SURNAMES as we know them today were first assumed in Europe from the 11th to the 15th Century. They were not in use in England or in Scotland before the Norman Conquest, and were first found in the Domesday Book. The employment in the use of a second name was a custom that was first introduced from the Normans. They themselves had not long before adopted them. It became, in course of time, a mark of gentler blood, and it was deemed a disgrace for gentlemen to have but one single name, as the meaner sort had. It was not until the reign of Edward II (1307-1327) it became general practice amongst all people. BENE has the associated arms recorded in Sir Bernard Burkes General Armory. Ulster King of Arms in 1884.
The name was derived from the Old English word 'bene' an occupational name, a grower and seller of beans. It was also used as a nickname of a pleasant, genial and kindly man. Early records of the name mention Robertus filius Bienne, 1168, Cumberland. Richard Bean of Yorkshire, was listed in the Yorkshire Poll Tax of 1379.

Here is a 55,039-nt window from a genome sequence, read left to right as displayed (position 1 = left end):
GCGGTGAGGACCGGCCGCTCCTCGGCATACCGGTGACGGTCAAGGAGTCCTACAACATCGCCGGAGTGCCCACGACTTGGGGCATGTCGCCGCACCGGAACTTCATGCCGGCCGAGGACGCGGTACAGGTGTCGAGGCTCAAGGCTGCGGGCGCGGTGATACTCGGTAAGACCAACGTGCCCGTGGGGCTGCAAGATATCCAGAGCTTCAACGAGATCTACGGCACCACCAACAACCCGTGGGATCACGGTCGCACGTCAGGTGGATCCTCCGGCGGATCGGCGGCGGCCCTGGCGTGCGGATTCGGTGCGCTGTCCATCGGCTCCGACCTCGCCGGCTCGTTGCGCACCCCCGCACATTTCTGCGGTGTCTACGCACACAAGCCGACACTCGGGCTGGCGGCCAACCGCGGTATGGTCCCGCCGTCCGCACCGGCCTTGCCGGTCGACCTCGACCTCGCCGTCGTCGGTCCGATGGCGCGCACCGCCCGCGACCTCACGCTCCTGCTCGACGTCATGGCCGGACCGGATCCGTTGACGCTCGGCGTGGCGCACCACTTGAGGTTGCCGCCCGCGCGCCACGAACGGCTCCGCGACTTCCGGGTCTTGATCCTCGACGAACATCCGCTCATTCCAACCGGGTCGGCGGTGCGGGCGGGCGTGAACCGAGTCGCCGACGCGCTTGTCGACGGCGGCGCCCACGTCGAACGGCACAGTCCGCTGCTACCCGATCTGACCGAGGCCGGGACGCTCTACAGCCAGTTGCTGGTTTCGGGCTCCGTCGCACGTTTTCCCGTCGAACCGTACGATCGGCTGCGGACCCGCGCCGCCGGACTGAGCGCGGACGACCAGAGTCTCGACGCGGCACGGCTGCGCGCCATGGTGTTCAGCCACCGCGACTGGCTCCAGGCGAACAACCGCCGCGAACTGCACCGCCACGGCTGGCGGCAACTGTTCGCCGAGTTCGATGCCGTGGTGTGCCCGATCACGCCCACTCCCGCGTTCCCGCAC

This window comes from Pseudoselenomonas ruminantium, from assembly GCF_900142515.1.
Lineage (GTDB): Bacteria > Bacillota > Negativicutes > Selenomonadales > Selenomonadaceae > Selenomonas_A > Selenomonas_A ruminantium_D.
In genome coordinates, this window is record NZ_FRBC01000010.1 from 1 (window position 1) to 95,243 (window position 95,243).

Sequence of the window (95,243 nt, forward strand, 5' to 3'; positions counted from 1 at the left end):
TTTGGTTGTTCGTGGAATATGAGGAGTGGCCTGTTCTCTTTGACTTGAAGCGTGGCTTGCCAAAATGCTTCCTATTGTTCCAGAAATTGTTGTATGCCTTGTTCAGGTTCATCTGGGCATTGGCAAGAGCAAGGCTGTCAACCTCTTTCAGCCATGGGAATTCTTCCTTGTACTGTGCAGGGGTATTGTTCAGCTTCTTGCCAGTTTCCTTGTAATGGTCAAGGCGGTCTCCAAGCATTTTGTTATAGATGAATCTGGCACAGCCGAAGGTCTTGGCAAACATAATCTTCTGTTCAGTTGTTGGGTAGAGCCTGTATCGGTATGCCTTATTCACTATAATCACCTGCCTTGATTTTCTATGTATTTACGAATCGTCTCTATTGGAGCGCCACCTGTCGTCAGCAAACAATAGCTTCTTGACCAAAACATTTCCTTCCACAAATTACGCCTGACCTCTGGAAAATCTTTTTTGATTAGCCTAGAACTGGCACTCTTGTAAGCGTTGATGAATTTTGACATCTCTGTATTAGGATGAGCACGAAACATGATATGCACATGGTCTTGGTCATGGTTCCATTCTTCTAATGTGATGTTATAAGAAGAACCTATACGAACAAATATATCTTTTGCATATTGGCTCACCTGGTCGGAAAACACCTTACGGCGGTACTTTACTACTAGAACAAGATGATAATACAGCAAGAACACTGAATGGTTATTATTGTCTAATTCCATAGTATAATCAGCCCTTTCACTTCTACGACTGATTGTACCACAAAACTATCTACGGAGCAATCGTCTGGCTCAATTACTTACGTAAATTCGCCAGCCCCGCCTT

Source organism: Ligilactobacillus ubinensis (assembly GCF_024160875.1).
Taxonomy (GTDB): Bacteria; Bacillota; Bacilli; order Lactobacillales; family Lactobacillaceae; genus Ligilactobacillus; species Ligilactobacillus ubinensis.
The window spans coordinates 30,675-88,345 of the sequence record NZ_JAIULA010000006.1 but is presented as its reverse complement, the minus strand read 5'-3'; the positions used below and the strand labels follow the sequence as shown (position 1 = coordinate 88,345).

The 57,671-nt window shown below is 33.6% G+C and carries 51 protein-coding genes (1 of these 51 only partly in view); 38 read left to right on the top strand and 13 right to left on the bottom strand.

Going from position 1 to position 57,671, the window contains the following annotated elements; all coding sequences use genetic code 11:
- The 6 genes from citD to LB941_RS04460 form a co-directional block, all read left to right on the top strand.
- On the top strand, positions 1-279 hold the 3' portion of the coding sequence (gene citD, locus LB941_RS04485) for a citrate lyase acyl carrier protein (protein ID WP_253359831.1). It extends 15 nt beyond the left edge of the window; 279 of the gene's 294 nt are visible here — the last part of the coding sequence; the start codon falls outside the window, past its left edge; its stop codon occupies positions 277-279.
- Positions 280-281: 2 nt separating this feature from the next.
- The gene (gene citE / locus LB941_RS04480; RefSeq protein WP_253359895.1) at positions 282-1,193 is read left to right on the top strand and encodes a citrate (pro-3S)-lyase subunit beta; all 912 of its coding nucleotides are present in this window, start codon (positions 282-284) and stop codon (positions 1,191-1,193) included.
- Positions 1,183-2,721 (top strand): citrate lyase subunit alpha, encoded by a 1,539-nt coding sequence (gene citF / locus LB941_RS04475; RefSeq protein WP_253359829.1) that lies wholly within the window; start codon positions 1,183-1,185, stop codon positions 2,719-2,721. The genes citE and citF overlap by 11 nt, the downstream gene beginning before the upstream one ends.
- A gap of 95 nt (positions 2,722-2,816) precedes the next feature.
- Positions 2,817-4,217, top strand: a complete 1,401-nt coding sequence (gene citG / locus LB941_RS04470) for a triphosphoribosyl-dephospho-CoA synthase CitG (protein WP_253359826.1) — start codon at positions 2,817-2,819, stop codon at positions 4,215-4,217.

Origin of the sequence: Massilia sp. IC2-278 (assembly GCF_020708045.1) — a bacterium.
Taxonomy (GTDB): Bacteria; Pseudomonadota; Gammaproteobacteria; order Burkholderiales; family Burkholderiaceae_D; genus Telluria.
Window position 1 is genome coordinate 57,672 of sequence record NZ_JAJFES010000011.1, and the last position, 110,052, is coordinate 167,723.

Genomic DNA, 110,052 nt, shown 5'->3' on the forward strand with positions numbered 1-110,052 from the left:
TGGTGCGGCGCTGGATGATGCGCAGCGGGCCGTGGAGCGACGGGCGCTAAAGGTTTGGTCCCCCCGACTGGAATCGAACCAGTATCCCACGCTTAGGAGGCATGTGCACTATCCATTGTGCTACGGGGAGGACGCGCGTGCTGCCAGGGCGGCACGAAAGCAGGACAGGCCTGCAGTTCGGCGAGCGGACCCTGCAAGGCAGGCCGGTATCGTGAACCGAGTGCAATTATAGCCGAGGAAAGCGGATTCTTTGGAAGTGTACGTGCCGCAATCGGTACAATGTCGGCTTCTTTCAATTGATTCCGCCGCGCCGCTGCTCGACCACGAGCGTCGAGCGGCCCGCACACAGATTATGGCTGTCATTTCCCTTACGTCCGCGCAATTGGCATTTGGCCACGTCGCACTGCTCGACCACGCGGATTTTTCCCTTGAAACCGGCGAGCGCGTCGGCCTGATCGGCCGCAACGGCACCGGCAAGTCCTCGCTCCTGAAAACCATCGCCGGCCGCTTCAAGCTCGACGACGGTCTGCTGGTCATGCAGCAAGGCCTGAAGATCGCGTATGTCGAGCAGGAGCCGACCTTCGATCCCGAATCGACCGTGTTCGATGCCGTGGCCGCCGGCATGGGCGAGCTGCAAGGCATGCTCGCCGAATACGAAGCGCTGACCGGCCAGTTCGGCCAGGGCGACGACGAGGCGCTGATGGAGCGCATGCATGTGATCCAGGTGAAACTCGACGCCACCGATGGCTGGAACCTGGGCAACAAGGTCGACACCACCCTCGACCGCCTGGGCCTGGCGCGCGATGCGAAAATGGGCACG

Isak Beane and Rebecke Jenner were married at St. Aldermary, London in the year 1625.
The name was taken early to Scotland by settlers and Beanus (without surname) was the rector of the church of St. Mary of Arran in 1357. A remission was granted to Ferchard Bean in 1428, and John Beaney was recorded in Minnythill, parish of Dennie in 1675. At first the coat of arms was a practical matter which served a function on the battlefield and in tournaments. With his helmet covering his face, and armour encasing the knight from head to foot, the only means of identification for his followers, was the insignia painted on his shield and embroidered on his surcoat, the flowing and draped garment worn over the armour. The name has many variant spellings which include Beeney, Beany, Bene and Beyn.
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